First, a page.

Orb: More Than Meets the Eye
At first glance, the Orb looks like a futuristic model of an eye with its perfectly formed shiny sphere, and its dial taking the place of the iris and the pupil. But nothing is ever quite what it seems with the collaborative clocks of MB&F x L’Epée 1839.
The minimalistic structure is composed of four elytra (that’s the technical word for a beetle’s protective wing covers, in case you were wondering) that not only open up, but can also swivel like a transformer to display the Orb in a variety of different positions. The shiny-white version is reminiscent of the first iPods with their lustrous curved cases, a surface that is particularly pleasing to the eye and the touch.
The possibilities of displaying the ORB are multiple. Placed on its saucer so it doesn’t roll away, it can be displayed completely closed or with one, two or three opened elytra. Alternatively, opening all four elytra allows to display the clock without the saucer.
Orb starts life as a solid block of aluminium that is then hollowed to create the perfect sphere. Once cut, the elytra are then coated with several layers of lacquer that are hardened in a kiln to create the brilliant finish. The four elytra are soldered to the structure with torque hinges so they can retain their angle however little or wide they are opened. When closed, the elytra are held in place with four tiny magnets on the interior of each tip to keep the shape of a perfect sphere.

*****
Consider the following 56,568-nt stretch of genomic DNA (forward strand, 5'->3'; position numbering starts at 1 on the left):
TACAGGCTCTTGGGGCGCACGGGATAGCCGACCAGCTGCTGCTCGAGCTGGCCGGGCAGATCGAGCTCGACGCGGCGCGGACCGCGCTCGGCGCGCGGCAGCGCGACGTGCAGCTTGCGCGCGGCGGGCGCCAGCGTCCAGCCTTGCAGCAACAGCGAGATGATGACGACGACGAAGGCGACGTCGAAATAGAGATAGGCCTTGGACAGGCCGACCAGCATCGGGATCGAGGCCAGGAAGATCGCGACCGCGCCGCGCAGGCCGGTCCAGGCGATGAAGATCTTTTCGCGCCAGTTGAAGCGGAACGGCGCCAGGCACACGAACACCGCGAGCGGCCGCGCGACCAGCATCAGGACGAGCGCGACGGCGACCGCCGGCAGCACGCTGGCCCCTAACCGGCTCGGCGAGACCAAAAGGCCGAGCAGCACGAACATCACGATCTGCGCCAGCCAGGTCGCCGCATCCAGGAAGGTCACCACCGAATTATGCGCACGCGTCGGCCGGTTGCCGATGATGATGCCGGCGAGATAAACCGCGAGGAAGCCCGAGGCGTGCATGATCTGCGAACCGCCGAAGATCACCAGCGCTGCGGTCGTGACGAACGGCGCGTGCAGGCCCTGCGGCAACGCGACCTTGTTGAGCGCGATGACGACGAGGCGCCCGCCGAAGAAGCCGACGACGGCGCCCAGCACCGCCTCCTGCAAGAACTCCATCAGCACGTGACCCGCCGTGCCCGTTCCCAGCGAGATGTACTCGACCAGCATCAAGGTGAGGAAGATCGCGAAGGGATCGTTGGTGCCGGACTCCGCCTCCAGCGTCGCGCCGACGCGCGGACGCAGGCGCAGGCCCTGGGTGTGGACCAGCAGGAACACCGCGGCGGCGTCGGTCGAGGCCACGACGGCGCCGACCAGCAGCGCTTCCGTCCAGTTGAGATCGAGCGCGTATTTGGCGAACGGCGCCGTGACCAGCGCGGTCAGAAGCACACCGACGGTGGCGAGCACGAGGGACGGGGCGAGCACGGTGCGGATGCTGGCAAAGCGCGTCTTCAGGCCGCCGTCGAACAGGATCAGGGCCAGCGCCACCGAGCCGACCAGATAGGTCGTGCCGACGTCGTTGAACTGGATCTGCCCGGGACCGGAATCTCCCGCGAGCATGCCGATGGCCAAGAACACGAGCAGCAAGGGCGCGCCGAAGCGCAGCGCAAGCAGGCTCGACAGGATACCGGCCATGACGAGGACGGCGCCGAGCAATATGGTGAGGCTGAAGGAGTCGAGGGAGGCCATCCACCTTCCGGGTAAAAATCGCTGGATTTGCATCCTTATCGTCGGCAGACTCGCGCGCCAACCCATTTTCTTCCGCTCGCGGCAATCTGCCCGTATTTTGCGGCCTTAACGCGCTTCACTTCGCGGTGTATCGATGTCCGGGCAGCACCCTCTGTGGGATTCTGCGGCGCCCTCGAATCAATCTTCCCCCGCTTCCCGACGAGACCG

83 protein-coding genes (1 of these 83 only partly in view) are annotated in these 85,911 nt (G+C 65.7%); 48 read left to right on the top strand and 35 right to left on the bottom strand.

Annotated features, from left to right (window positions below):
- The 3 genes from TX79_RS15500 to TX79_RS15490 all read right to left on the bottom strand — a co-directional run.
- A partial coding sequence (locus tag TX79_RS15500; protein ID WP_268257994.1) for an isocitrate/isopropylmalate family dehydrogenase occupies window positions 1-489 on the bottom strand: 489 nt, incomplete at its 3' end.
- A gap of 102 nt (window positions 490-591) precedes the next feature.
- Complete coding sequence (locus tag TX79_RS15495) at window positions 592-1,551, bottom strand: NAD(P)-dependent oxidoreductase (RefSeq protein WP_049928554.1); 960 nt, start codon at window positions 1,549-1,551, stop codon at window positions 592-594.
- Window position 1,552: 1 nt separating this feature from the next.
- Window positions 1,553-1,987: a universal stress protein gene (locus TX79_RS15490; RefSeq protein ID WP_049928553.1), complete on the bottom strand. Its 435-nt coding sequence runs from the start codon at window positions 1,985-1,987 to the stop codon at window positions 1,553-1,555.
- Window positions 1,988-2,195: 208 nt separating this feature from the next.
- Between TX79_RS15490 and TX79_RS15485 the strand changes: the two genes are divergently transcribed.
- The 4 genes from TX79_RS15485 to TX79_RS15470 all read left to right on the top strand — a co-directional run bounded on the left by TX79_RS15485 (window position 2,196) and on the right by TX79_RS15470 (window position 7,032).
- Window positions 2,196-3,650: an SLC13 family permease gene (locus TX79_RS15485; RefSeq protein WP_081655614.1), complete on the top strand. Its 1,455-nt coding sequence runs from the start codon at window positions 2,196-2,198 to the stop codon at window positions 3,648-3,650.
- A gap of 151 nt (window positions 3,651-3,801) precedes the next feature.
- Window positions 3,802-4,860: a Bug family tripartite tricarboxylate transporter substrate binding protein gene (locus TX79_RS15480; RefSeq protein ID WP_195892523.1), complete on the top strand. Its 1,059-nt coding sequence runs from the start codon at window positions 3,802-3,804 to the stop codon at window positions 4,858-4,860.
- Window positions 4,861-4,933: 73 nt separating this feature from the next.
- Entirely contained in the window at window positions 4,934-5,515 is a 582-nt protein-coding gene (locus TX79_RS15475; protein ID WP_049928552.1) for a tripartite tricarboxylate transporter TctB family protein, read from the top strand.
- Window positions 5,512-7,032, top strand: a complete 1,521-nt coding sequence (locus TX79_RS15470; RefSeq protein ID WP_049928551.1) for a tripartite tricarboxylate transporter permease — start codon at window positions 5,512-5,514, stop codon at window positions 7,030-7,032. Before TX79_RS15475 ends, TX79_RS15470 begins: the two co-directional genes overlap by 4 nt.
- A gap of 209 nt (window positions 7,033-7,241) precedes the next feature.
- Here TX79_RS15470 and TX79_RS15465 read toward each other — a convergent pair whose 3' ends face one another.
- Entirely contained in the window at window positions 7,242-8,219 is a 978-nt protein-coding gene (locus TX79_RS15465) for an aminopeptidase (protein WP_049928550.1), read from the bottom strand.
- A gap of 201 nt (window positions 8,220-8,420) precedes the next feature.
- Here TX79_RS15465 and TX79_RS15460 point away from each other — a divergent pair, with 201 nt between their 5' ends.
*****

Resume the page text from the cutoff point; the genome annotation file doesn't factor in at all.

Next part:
Powering this state-of-the-art clock is a beautiful L’Epée 1839 hour-striking movement with an eight-day power reserve. In contrast to many of the other MB&F x L’Epée clocks, the movement is not perceivable from the outside. But the perfectly formed sphere invites the viewer into the mechanical heart of the piece and the discovery of the movement.
The eight-day calibre can be seen just slightly through the curved aluminium dial covered by a domed mineral glass, which has a hole in the centre to allow the setting of the time with a special key.
There are two barrels, one for the time and the other for the striking of the hours, that are wound separately. The hour mechanism doesn’t just chime the passage of the hour, but indicates the actual hour, like a church clock. This function can also be repeated on demand via a button on the side of the clock, or turned on and off if required.
This new hour-striking development is based on a similar mechanism used in L’Epée 1839’s historic carriage clocks. In France, these are known as “Officer’s clocks” as legend has it that when Napoleon almost lost a battle because one of his officers was late, he ordered all of his military chiefs to carry a carriage clock with them at all times.